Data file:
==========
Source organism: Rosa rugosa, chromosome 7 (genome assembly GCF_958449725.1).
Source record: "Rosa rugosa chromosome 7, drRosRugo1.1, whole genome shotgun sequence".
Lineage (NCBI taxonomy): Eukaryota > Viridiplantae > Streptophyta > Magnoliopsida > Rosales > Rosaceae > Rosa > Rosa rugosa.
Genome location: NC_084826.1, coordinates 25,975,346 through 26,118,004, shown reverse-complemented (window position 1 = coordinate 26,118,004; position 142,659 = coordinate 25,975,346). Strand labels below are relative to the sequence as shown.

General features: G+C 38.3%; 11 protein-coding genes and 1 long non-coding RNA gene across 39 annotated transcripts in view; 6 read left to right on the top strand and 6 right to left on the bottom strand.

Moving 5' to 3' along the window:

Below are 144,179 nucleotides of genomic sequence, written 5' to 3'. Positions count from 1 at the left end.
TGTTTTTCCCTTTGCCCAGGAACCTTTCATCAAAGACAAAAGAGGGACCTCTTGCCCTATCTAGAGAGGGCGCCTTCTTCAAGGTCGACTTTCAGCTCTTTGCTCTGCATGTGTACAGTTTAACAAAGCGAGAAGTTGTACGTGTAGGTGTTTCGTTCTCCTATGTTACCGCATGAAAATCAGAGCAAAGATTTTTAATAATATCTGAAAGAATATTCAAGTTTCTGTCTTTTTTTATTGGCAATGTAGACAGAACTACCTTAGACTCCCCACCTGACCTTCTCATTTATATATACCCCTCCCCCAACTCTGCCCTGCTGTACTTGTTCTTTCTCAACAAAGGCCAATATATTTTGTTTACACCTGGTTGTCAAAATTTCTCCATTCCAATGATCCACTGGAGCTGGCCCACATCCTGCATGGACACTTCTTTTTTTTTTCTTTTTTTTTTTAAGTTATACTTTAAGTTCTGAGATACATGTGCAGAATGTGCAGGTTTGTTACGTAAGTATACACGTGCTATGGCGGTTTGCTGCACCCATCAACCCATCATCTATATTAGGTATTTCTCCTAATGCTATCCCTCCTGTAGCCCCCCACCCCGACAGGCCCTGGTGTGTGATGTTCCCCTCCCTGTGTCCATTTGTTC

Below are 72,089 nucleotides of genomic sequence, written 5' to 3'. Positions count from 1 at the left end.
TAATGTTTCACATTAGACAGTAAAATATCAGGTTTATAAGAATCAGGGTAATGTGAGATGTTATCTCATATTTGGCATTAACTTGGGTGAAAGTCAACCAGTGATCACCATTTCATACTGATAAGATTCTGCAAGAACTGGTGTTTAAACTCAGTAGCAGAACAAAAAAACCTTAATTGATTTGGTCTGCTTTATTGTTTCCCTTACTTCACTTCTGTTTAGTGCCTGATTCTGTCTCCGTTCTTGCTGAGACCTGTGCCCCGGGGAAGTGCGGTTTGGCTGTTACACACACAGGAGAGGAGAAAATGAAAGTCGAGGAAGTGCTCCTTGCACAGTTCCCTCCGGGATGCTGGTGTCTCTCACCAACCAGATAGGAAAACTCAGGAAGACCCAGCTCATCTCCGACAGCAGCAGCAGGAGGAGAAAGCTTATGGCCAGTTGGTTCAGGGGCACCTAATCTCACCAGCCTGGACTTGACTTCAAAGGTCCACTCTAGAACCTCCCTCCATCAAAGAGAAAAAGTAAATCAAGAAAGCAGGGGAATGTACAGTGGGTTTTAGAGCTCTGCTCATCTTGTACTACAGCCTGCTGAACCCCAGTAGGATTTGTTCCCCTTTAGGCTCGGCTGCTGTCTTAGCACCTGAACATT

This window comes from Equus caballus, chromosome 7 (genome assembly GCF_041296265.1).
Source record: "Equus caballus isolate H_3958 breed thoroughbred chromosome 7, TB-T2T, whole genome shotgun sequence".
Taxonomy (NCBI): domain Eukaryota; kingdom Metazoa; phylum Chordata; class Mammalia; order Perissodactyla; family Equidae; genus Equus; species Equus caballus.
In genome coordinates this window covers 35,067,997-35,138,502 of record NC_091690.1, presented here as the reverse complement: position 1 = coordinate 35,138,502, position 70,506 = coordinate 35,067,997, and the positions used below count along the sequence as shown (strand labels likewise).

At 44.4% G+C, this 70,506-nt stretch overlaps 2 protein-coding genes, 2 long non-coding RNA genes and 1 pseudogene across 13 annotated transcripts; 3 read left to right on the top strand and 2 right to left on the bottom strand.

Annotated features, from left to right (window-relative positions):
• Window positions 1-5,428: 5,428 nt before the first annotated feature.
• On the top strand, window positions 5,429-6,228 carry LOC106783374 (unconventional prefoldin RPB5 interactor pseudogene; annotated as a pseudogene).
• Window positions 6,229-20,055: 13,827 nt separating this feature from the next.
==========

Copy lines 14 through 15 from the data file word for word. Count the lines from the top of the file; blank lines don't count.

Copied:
In genome coordinates this window covers 35,067,997-35,138,502 of record NC_091690.1, presented here as the reverse complement: position 1 = coordinate 35,138,502, position 70,506 = coordinate 35,067,997, and the positions used below count along the sequence as shown (strand labels likewise).

At 44.4% G+C, this 70,506-nt stretch overlaps 2 protein-coding genes, 2 long non-coding RNA genes and 1 pseudogene across 13 annotated transcripts; 3 read left to right on the top strand and 2 right to left on the bottom strand.